|2||- 1 -||-600||+1|
|4||- 3 -||-600||+1|
|6||- 5 -||-600||+1|
|8||- 7 -||-630||-4|
|10||- 9 -||-600||+1|
Let us consider the example we used before. In a contest of 10 pairs the contract is 3NT at all tables. Everyone
just makes this contract, except one pair who make an overtrick. At MP's this meant a top (8 MP, and a 0 for the
At cross-IMPs there are 4 scores to compare with, each of them yielding 1 IMP, for a total score 4 for the pair who managed to get an overtrick, and -4 for their opponents. At the other tables all pairs score +1 or -1 IMP. Pairs who play in the same compass direction as the one strong pair score -1, 1/4 of the score of the pair who had a direct encounter with the strong pair.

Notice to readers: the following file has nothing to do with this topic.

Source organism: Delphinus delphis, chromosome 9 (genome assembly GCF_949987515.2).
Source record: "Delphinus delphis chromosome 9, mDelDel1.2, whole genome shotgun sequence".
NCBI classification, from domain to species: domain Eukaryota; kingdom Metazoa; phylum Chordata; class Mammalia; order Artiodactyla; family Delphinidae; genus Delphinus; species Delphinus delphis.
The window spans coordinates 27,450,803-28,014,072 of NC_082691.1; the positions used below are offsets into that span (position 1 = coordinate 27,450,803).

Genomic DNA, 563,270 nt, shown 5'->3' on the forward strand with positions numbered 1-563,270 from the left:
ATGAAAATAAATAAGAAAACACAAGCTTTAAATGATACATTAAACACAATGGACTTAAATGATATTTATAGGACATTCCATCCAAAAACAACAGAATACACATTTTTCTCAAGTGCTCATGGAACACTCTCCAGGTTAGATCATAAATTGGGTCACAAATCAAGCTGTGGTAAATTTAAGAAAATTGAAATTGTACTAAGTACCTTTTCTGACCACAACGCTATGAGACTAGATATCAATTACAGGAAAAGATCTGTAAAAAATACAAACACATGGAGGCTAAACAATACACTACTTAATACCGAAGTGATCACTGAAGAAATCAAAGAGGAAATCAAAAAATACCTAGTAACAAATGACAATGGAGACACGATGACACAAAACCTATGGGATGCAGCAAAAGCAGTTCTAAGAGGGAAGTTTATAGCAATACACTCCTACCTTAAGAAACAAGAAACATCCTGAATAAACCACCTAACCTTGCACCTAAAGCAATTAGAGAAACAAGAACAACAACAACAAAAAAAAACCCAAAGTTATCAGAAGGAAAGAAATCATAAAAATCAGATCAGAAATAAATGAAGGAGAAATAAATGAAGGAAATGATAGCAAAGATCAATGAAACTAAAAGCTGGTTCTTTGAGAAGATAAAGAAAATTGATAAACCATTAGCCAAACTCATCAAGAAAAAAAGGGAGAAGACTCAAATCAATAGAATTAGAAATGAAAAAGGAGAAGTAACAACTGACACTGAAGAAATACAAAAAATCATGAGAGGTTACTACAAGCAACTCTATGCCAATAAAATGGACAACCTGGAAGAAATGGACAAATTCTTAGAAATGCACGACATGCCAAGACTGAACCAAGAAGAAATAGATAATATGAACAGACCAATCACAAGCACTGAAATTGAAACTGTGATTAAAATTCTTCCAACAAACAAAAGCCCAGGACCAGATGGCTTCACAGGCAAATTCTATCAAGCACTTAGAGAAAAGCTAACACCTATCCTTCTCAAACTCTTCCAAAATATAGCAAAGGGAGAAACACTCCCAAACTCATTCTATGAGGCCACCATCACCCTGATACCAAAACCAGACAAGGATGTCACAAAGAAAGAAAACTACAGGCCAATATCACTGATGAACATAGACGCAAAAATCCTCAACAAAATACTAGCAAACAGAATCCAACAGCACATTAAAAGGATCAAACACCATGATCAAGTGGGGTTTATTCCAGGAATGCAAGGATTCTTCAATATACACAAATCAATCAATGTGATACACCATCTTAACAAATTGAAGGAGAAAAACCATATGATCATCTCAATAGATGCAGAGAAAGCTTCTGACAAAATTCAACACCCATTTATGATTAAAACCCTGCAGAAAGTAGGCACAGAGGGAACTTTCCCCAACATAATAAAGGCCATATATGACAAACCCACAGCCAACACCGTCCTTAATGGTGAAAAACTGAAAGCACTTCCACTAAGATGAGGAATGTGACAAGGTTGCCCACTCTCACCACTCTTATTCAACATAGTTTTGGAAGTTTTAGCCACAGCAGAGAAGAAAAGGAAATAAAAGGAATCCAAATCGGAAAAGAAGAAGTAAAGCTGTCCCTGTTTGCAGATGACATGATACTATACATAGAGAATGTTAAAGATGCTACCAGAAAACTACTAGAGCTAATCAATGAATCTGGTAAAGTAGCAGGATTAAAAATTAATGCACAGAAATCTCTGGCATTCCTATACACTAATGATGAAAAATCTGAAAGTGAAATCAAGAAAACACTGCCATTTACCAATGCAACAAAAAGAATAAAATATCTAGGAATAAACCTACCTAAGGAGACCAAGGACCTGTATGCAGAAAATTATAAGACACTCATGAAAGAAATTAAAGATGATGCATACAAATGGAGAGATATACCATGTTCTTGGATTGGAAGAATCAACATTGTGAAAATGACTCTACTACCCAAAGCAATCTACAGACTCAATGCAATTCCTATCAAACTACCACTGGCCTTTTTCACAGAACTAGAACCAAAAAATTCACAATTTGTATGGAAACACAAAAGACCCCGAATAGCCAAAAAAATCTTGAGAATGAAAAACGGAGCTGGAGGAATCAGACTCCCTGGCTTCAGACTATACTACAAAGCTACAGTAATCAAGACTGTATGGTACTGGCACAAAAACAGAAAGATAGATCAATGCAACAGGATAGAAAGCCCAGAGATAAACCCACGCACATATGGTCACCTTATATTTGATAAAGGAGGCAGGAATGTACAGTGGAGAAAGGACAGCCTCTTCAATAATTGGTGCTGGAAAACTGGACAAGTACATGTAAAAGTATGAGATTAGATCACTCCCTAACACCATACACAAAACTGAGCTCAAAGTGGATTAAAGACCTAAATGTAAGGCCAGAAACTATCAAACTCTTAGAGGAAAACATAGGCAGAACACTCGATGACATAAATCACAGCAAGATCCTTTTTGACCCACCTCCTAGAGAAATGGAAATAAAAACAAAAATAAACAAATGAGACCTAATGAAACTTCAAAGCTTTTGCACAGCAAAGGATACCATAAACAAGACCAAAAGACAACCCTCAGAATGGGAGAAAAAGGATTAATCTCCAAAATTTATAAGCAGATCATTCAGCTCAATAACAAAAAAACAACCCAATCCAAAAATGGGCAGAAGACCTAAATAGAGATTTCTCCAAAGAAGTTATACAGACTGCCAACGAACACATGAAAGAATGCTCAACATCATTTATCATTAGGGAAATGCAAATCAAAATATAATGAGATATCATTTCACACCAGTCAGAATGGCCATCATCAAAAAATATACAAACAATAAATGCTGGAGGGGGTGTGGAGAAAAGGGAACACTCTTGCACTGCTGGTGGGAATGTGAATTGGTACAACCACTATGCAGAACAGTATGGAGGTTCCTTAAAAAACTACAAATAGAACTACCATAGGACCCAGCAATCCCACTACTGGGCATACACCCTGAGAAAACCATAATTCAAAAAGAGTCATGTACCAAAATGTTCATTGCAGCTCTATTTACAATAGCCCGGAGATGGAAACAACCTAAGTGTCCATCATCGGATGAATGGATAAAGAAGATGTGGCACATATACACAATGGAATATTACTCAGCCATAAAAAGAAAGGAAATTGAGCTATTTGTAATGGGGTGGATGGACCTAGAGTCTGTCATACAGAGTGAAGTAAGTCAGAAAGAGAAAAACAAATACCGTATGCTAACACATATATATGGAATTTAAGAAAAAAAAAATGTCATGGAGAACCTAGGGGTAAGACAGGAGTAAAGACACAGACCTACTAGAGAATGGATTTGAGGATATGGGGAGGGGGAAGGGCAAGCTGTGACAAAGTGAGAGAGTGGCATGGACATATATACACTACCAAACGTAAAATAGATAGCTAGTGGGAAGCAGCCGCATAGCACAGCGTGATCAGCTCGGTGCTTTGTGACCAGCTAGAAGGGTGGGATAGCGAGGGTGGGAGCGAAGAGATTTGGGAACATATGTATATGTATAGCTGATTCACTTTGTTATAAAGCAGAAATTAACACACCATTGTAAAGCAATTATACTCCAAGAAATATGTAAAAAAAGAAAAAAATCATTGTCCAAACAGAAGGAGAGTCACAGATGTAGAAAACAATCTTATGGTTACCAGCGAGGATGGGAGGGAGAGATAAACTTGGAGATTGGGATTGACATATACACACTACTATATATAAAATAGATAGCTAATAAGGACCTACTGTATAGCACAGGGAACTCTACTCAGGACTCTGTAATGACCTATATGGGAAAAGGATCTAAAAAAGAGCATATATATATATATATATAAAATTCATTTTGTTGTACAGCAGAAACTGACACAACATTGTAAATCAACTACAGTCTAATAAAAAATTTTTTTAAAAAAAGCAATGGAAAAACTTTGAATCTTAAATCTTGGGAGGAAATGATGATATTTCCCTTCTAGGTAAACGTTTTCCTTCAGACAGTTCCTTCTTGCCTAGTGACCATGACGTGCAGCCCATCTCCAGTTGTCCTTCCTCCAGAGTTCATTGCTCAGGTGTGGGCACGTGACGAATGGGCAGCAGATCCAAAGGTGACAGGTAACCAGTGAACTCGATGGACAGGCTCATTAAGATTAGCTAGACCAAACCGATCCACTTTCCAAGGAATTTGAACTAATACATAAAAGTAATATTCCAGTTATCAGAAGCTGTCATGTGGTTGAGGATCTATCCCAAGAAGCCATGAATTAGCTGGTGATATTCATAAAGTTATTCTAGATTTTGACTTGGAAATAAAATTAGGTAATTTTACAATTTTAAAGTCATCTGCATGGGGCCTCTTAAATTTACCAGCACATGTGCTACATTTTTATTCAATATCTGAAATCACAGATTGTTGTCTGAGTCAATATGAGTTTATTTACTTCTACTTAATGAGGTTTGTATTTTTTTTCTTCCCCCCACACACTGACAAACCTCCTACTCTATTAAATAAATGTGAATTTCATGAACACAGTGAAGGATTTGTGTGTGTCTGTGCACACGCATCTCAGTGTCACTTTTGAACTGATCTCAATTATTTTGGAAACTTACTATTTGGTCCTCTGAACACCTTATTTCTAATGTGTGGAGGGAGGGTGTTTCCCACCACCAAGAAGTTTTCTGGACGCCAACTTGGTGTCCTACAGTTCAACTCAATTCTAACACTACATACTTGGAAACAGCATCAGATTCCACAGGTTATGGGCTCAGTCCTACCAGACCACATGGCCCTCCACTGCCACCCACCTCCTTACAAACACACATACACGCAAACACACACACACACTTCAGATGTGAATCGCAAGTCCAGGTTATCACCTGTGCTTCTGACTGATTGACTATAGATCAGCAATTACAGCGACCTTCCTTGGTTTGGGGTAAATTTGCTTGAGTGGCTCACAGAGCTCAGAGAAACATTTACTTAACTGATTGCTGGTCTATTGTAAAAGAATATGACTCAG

You probably have already identified the number 4 (i.e. the number of comparisons on which the cross-IMP score is based) as h, half a top at MP-scoring, or, the number of times - 1 the hand is played. Again we notice that the effect of a direct encounter is h times as large as playing in the same compass direction. This is equally true whether the difference is one trick, as in this example, or whether we have a swing hand where both sides can make game. Also, it does not matter whether or not the Cross-IMP score is calculated as an average, i.e. the XIMPS we used here divided by the number of times a hand is played. In all cases we have:
Also in cross-IMPs playing once against an opponent is equivalent to h times playing in the same compass direction. The techniques we used to obtain an optimal balance are also valid for cross-IMPs.
Conclusion: For cross-IMPs just use the same movements as for MP's.